Russia has one day to pay $650m in foreign bonds


Payment had not yet been received by at least one of the clearing houses as of Monday afternoon in Europe

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(Bloomberg) – Russia has just over a day to secure payments on two foreign bonds from investors and avoid default in a closely watched sanctions fight.

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A grace period to transfer $650 million in coupon and principal payments expires May 4 after the funds were initially frozen in early April. Russia’s first foreign debt default in more than a century had seemed all but certain until the shock announcement late last week by the Russian Finance Ministry that the money was finally on the way. to circulate in the financial system.

However, the dollars have yet to pass the final stages. The payment had not yet been received by at least one of the clearing houses as of Monday afternoon in Europe, according to a person familiar with the matter who asked not to be named because she is not authorized to discuss it publicly.

The complications are the result of far-reaching financial and economic sanctions imposed on Russia after its invasion of Ukraine. They include sanctions against some of the country’s biggest lenders, asset seizures and a freeze on the country’s foreign exchange reserves.

The countdown to default began when JPMorgan Chase & Co. halted payments on bonds under US Treasury orders. Russia tried to sidestep the issue by paying in rubles, but rating agencies called it a breach of bond terms as the 30-day grace period elapsed.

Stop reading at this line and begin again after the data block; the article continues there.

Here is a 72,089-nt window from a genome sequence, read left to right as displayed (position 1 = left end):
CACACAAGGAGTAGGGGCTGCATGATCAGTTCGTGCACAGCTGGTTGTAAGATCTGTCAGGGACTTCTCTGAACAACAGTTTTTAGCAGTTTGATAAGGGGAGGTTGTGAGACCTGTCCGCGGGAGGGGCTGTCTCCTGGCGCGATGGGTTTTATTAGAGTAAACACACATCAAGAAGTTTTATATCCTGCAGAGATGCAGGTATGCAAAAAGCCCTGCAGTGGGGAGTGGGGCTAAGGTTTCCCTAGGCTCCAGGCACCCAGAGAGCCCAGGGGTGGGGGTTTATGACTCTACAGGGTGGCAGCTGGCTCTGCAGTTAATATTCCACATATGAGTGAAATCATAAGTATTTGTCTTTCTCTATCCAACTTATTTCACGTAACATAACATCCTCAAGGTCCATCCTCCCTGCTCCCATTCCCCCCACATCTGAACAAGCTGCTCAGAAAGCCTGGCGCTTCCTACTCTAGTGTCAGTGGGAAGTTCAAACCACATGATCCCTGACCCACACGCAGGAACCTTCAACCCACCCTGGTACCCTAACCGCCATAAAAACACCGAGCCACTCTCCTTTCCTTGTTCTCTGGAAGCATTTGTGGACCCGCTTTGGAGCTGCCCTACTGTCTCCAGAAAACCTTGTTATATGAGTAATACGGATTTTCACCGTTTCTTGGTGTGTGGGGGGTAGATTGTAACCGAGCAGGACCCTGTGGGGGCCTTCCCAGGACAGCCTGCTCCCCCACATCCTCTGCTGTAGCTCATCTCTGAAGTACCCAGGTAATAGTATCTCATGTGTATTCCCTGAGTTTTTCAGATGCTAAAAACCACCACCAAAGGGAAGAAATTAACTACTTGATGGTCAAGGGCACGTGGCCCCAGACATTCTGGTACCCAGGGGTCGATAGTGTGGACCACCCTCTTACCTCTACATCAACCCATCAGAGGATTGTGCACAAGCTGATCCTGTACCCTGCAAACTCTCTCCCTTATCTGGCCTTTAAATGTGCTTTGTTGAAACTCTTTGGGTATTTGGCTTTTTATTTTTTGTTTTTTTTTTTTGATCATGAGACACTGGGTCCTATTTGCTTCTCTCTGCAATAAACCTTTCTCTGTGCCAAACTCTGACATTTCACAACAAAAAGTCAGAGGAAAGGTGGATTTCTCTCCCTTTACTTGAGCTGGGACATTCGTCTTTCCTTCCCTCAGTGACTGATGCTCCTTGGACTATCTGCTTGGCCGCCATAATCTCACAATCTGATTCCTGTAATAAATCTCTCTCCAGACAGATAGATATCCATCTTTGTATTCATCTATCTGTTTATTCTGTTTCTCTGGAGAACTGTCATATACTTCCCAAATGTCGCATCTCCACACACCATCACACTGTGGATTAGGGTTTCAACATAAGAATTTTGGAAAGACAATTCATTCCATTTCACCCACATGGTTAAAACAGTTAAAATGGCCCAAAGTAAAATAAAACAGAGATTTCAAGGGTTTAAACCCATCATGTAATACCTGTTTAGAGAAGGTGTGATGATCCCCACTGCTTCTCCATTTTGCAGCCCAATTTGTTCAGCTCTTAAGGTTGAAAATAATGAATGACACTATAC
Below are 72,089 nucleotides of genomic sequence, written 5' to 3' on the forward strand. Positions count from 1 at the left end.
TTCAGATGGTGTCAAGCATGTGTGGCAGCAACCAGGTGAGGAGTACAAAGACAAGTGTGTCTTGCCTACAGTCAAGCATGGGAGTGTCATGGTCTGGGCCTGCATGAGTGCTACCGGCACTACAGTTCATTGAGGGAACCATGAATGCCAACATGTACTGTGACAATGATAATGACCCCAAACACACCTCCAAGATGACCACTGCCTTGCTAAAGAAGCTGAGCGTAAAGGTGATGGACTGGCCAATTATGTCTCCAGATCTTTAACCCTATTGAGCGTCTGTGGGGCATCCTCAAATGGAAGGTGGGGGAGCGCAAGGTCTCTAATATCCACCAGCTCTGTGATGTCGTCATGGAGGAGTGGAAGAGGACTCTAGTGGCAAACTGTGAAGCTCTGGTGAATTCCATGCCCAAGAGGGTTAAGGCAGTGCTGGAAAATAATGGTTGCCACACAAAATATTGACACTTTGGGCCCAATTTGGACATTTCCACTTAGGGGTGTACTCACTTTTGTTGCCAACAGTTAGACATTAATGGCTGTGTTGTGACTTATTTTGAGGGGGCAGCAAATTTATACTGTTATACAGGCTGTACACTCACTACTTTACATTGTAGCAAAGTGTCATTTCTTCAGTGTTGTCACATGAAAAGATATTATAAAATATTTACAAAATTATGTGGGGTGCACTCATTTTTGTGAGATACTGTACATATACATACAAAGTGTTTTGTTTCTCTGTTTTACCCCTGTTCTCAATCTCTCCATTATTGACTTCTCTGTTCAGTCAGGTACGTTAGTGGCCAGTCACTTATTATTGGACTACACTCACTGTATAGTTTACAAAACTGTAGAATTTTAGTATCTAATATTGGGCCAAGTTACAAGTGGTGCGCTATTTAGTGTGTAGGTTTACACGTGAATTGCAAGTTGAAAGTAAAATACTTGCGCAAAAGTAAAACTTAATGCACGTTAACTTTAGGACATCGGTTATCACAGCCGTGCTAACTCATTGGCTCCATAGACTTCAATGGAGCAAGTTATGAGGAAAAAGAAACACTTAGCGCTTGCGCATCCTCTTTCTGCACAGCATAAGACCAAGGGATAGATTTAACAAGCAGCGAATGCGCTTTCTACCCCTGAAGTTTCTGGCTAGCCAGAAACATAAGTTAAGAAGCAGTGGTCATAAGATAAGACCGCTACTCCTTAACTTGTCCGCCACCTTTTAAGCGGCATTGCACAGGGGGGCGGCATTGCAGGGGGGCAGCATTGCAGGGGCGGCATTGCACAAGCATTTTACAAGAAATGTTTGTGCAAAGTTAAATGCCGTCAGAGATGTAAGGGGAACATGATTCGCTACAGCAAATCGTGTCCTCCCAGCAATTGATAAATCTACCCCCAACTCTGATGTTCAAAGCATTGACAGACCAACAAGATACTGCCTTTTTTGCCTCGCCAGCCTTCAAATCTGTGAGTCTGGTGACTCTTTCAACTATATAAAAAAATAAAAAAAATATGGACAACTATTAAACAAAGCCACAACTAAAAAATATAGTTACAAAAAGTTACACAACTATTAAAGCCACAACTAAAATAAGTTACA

Then, with days to go, Russia dipped into its domestic dollar holdings and announced on Friday that it had transferred the money to its foreign paying agent. This aligns with the goals of the US Treasury, which authorizes the transfer because it forces Russia to disburse local reserves that could otherwise have been used to finance the war effort.

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The funds cover the repayment of a bond maturing in 2022 and a coupon on a maturity in 2042. If the money reaches bondholders, Russia will avoid its first foreign currency default since the coming to power of the Bolsheviks and the repudiation of the loans of the tsars in 1918.

This can be a temporary respite.

US sanctions currently include a broad exemption for sovereign bond payments. That expires May 25, and the Treasury’s Office of Foreign Assets Control has not said whether it will be extended. If not, this raises a major hurdle for payments due days later for interest due on dollar and euro sovereign notes.

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